Leeds, Mrs. Samuel [Manuscript Cookbook & Travel Diary], Ca. 1856
- Creation: Ca. 1856
From the Collection: 10.50 Linear Feet
Language of Materials
Materials Specific Details
81 manuscript pages, plus blanks, dated circa 1856.
Ownership inscription of "Mrs. Samuel Leeds, New, York;' on front fly leaf. Combination of travel diary and recipes and receipts.
The cookbook consists of approximately 51 manuscript pages, plus 8 later manuscript recipes laid in, and contains some 100 recipes primarily for cakes and other baked goods, including, Jane's Cup Cake, Barnard Cake, Sally Lund Cake, bread pudding, Charlotte Russe, Louisville Pie, White Mountain Cake, etc.
The diary of the voyage to England consists of 19 manuscript pages (starting in the back page) and recounts her trip on the City of Brooklyn from New York to Liverpool, and London, England. The entries are dated April 31, 1856 to June 11. 1856. The weather was stormy as the journey commenced and the ship was forced to layover before heading to sea, thus using up much of its stores of fresh meat and milk. There was considerable seasickness and annoyance for Mrs. Leeds: "By Tuesday the 6th, most of the passengers were suffering from seasicknessness, which lasted for several days. Of it's unpleasant sensations I know nothing, having suffered only the loss of my appetite for about a week. Of it's effects I had most palpable evidence afforded by my fellow inmates of the cabin. In fact, out of mere sympathy I disposed of my own Breakfast one morning in such an unpremeditated manner, as to remember the mere eating of it a waste of time. Of crying children and a dirty steward I say nothing for having to endure both these evils, I prudently determined to be worried by neither."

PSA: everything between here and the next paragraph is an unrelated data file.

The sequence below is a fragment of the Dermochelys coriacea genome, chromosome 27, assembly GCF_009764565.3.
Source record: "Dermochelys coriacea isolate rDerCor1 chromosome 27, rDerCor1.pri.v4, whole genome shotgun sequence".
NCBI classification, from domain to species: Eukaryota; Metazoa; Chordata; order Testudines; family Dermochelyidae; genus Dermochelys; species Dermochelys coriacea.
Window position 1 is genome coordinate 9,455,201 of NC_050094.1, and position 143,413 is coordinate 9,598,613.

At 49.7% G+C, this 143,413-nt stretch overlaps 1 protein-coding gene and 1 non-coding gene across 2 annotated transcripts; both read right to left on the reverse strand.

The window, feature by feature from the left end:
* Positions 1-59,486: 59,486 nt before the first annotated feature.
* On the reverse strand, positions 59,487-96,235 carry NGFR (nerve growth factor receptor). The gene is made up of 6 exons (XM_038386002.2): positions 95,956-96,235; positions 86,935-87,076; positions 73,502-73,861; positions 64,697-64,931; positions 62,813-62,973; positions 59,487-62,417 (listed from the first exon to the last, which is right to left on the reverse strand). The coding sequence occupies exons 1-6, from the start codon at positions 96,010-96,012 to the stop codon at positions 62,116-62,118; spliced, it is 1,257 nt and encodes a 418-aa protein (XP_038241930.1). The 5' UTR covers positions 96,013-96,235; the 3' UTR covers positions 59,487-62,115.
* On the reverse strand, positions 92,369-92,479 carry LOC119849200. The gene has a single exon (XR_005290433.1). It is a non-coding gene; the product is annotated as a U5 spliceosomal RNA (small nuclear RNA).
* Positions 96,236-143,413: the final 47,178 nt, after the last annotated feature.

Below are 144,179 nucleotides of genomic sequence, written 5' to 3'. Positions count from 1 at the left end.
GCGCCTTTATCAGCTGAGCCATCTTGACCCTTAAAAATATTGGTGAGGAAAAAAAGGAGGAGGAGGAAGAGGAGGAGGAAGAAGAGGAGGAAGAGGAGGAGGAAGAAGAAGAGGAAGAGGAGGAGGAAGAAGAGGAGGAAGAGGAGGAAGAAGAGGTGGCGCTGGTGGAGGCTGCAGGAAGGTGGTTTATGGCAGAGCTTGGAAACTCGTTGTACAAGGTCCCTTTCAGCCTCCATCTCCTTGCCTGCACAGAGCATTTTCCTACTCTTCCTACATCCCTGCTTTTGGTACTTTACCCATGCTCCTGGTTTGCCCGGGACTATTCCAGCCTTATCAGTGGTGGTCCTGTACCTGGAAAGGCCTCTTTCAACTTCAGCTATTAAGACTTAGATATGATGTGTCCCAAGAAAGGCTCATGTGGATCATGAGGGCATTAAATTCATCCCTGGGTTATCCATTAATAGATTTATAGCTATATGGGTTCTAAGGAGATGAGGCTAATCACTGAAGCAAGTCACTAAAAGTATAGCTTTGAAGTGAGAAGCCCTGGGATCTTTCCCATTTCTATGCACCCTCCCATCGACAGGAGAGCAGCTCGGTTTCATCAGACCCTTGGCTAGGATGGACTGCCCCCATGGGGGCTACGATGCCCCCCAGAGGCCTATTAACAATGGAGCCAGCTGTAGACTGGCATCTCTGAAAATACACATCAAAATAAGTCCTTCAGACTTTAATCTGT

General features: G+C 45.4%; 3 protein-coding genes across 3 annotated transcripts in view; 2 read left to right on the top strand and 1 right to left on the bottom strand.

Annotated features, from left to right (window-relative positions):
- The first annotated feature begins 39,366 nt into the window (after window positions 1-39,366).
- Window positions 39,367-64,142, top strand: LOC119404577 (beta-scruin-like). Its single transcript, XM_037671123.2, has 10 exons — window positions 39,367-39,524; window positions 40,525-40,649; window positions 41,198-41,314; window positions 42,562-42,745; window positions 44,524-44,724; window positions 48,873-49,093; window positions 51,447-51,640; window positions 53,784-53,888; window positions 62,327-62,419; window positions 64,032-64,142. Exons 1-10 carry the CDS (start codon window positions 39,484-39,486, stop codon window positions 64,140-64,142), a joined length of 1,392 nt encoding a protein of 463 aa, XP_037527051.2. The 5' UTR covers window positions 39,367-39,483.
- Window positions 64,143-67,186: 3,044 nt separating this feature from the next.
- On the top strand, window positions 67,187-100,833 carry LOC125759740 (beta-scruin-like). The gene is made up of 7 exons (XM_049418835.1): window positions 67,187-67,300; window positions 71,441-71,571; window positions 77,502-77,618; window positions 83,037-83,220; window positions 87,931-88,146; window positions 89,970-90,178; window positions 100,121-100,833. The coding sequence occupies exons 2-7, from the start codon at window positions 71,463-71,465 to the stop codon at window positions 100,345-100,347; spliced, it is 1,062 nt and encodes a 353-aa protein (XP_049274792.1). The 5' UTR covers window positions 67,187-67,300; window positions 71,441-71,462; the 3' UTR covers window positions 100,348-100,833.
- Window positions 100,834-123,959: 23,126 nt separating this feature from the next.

"Conversation was restricted pretty much to the Captain, -- not that there were many I might talk with If I had felt disposed to waste time on people I did not fancy. Captain Mitchell is a man after my own heart. An upright, well informed, well bred gentleman! Quiet and reserved in his manners, he pleased me more the longer I knew him."
Upon arrival at Liverpool, the author takes us on a tour of the city describing various places that she visited: Custom House Exchange, the Post Office, the American Consulate, and a trip through the: "narrow side walks, the unpainted, I might say never painted, brick buildings." There are also descriptions of docks at Liverpool, St. George's Hall and its organ, a trip to Birkenhead, (a town opposite Liverpool) with a description of its boat landings, Ferry Boats ("...ugly little black things..."), and famous park, and even some descriptions of cats and policemen. She also made trips to the ancient city of Chester and Eaton Hall and to Birmingham where she visits the wealthy homes in the suburbs & the Birmingham Market. She finally makes her way to London, stopping on the way at Rugby, then to London for more touring. The diary ends abruptly on 11 June 1856.
Acquired with funds from the Thompson Travel Fund as item 128 in catalog 39 of Michael Brown Rare Books. The description of the manuscript is the bookseller's (Michael Brown Rare Books, LLC) , also included on that printout is the date and price payed.
Binding broken, disbound, leaves loose, limp leather binding, lacks spine and one (front) board, pages foxed and soiled. marbled endpapers, blue lined pages with gilded page edges